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Faggot (food)

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Faggots, gravy, mashed potatoes and marrowfat processed peas
CourseMain dish
Serving temperatureHot
Main ingredientsPig's heart, liver, fatty belly meat or bacon

Faggots are meatballs made from minced off-cuts and offal, especially pork (traditionally pig's heart, liver, and fatty belly meat or bacon) together with herbs for flavouring and sometimes added bread crumbs.[1] It is a traditional dish in the United Kingdom,[2][3] especially South and Mid Wales and the English Midlands.[1][4][5]

Faggots originated as a traditional cheap food consumed by ordinary country people in Western England, particularly west Wiltshire and the West Midlands.[6] Their popularity spread from there, especially to South Wales in the mid-nineteenth century, when many agricultural workers left the land to work in the rapidly expanding industry and mines of that area. Faggots are also known as "ducks" in Yorkshire, Lincolnshire, and Lancashire, often as "savoury ducks". The first use of the term in print was in the Manchester Courier and Lancashire General Advertiser of Saturday 3 June 1843, a news report of a gluttonous man who ate twelve of them.[7]

The first use of the term in print, as cited in the Oxford English Dictionary, dates from 1851, in a piece by Henry Mayhew in which he describes a dish identical to the modern product with chopped liver and lights in an outer wrapper of caul.

Preparation and serving

A faggot being cooked

Commonly, a faggot consists of minced pork liver and heart, wrapped in bacon, with onion and breadcrumbs. Often, the faggot is cooked in a crock with gravy and served with peas and mashed potato. The mixture is shaped by hand into small balls, wrapped with caul fat (the omentum membrane from the pig's abdomen), and baked. Faggots may also be made with beef.[8]

Another variation of the faggot is pig's fry (testicles) wrapped in pig's caul: the pig's fry and boiled onions are minced (ground) together, then mixed with breadcrumbs or cold boiled potatoes, seasoned with sage, mixed herbs and pepper, all beaten together and then wrapped in small pieces of caul to form a ball. They are then baked in the oven and are usually served cold.[9]


The dish gained in popularity during the rationing in World War II, but declined over the following decades.[8] The "nose-to-tail eating" trend has resulted in greater demand for faggots in the 21st century; British supermarket chain Waitrose once again sold beef faggots from 2014 onwards[8] and in 2018 it was estimated that "tens of millions" of faggots were eaten every year.[10] Faggots are often homemade and are to be found in traditional butchers' shops and market stalls, though larger supermarkets generally stock the Mr Brain's brand of mass-produced faggot; this is a frozen food product available in the UK, made of liver and onions rolled into meatballs and served in a sauce. These differ significantly from traditional faggots, which have a coarser texture and contain far less water.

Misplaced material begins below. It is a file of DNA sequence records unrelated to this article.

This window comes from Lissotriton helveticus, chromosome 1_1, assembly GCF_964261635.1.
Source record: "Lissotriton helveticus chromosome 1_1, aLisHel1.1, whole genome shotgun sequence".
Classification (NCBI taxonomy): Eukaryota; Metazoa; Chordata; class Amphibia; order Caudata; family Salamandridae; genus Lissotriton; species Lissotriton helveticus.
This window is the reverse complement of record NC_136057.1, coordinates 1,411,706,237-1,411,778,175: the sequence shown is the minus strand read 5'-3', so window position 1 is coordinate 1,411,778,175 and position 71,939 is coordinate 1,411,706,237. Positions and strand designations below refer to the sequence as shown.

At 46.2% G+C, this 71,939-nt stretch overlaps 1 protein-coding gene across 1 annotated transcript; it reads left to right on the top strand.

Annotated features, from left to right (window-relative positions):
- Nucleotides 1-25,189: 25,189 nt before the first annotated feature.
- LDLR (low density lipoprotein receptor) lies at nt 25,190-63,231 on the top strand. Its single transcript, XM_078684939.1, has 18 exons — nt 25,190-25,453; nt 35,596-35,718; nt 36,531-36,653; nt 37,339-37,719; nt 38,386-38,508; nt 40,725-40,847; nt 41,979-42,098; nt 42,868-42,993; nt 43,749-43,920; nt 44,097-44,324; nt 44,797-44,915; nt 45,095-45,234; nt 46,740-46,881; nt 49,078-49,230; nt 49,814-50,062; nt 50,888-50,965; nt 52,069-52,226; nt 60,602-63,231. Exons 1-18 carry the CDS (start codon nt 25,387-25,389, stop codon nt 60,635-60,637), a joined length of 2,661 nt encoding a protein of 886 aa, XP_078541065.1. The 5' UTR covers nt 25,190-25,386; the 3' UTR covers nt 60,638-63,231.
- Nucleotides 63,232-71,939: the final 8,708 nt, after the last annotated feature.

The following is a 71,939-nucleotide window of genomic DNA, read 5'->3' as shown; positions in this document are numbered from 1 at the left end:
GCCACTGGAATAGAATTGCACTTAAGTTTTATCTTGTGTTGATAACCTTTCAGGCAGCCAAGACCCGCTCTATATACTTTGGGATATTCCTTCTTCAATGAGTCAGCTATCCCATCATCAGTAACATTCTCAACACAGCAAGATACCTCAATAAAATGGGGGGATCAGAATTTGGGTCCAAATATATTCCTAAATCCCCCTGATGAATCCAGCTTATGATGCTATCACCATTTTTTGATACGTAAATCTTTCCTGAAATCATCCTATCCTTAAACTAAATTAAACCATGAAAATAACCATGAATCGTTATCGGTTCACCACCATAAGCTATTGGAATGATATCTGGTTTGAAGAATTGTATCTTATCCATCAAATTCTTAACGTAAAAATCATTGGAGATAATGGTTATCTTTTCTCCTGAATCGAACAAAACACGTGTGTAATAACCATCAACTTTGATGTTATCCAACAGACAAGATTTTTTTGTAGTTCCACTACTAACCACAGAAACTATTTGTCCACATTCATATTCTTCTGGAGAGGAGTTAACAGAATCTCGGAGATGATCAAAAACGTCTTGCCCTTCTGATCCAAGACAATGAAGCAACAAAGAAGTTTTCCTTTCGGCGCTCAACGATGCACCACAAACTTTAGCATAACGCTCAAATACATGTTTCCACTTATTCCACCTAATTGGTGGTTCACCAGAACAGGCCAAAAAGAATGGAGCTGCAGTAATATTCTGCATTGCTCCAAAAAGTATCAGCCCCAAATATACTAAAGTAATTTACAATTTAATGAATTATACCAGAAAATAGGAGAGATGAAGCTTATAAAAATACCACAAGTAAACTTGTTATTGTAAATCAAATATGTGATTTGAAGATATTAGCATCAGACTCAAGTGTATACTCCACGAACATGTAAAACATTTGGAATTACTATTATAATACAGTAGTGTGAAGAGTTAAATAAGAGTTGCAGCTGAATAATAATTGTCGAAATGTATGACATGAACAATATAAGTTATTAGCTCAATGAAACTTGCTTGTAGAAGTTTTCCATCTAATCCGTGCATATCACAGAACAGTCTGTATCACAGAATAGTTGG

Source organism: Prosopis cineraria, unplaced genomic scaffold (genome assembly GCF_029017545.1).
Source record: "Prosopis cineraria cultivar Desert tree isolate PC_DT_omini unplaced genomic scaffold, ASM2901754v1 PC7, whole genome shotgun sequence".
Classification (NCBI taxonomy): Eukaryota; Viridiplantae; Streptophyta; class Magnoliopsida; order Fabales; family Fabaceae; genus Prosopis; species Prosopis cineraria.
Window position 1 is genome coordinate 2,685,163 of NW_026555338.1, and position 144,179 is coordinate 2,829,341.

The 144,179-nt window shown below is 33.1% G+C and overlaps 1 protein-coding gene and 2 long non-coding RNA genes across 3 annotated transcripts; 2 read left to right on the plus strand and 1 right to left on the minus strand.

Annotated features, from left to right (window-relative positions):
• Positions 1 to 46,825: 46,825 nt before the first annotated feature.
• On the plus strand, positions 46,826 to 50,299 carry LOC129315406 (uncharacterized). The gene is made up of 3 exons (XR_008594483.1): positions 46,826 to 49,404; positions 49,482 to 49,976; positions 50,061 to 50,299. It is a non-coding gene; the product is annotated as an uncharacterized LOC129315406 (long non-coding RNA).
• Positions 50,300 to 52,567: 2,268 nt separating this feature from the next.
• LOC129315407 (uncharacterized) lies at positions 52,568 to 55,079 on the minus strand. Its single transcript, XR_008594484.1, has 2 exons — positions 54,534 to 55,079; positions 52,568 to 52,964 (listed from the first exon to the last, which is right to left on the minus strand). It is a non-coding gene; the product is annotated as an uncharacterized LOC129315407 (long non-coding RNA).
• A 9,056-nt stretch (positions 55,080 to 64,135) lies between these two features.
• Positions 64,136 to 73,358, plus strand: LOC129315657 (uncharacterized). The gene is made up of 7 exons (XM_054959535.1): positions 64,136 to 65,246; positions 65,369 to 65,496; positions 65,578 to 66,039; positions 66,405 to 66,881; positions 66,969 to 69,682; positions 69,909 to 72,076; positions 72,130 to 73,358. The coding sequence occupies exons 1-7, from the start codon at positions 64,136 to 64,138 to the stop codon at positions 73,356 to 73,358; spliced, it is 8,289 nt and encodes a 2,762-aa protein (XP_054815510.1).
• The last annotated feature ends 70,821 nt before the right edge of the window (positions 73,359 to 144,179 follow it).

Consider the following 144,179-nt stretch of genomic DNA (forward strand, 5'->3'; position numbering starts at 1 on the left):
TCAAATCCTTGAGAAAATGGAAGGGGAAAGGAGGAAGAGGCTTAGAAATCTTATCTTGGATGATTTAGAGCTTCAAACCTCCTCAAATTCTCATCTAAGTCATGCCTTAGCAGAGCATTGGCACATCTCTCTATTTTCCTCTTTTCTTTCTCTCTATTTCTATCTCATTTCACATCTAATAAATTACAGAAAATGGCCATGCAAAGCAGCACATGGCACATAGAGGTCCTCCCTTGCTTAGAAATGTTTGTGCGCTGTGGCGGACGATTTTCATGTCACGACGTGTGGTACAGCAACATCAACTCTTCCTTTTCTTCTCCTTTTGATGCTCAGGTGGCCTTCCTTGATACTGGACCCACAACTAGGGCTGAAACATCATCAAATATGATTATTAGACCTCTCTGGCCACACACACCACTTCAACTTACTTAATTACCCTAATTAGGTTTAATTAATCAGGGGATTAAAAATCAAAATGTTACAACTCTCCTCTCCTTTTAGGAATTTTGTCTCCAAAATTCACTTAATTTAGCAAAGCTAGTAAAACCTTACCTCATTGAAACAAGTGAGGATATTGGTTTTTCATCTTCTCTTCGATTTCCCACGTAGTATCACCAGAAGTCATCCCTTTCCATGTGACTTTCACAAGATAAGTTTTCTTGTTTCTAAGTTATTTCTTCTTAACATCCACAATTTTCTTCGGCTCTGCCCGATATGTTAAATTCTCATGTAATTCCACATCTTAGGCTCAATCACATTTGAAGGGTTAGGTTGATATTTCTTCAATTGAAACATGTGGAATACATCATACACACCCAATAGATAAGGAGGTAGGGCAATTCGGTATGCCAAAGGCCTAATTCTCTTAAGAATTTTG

A popular dish is faggots and peas. This combination is common in the Black Country area of the West Midlands. It is still common to see small butchers' shops in the area selling faggots cheaply, made to their own recipe.

Double meaning

The use of the word "faggot" has caused controversy due to its additional meaning as a pejorative term for a homosexual man. In 2004, a radio commercial for the UK supermarket chain Somerfield, in which a man rejects his wife's suggested dinner saying "I've got nothing against faggots, I just don't fancy them" was found to have breached the Advertising and Sponsorship Code and was banned by the industry regulator Ofcom.[11][12] In November 2013, it was reported that British Facebook users had been blocked temporarily for using the word, in its culinary sense, on the website. Facebook said that the word had been "misinterpreted".[13][14]

See also


  1. ^ a b "The West Midlands, Warwickshire and Northamptonshire". Great British Kitchen. Retrieved 19 January 2010.
  2. ^ "Family of faggot fans fly the flag". BBC News Online. 27 January 2003. Retrieved 30 April 2011.
  3. ^ "Neath is Wales's Faggots 'n' Peas capital". Wales Online. 11 August 2009. Retrieved 19 January 2010.
  4. ^ "The Dangers of Bad Teeth". The Times. 6 January 1914. p. 2. A 'faggot' was described as being composed of pieces of meat, with fat and gristle in it. A verdict of 'Death from natural causes' was returned. (payment required)
  5. ^ "Doctor warns the faggot eaters". The Times. 23 May 1968. p. 4. (payment required)
  6. ^ "What are Faggots?". Retrieved 2015-11-07.
  7. ^ "Savoury Ducks". The Foods of England. 22 May 2015. Retrieved 7 November 2015.
  8. ^ a b c "Waitrose brings back faggots". London Evening Standard. 18 February 2014. p. 24.
  9. ^ Lizzie Boyd, ed. (May 1979). British Cookery: A Complete Guide to Culinary Practice in England, Scotland, Ireland and Wales. Viking Press. ISBN 0-87951-087-0.
  10. ^ "Faggots and groaty dick: Why some foods travel and others don't". BBC News. 2 September 2018. Retrieved 2 September 2018.
  11. ^ "Advertising complaints bulletin, Issue number A13" (PDF). Ofcom. 5 July 2004. p. 10. Archived from the original (PDF) on 30 September 2007. Retrieved 30 September 2007.
  12. ^ "Ofcom bans 'derogatory' faggot advert". Daily Telegraph. 5 July 2004. Retrieved 28 June 2018.
  13. ^ Prynne, Miranda (1 November 2013). "Man banned from Facebook for liking faggots". The Daily Telegraph. Retrieved 11 December 2013.
  14. ^ "Faggots and peas fall foul of Facebook censors". Express & Star. 1 November 2013. Retrieved 11 December 2013.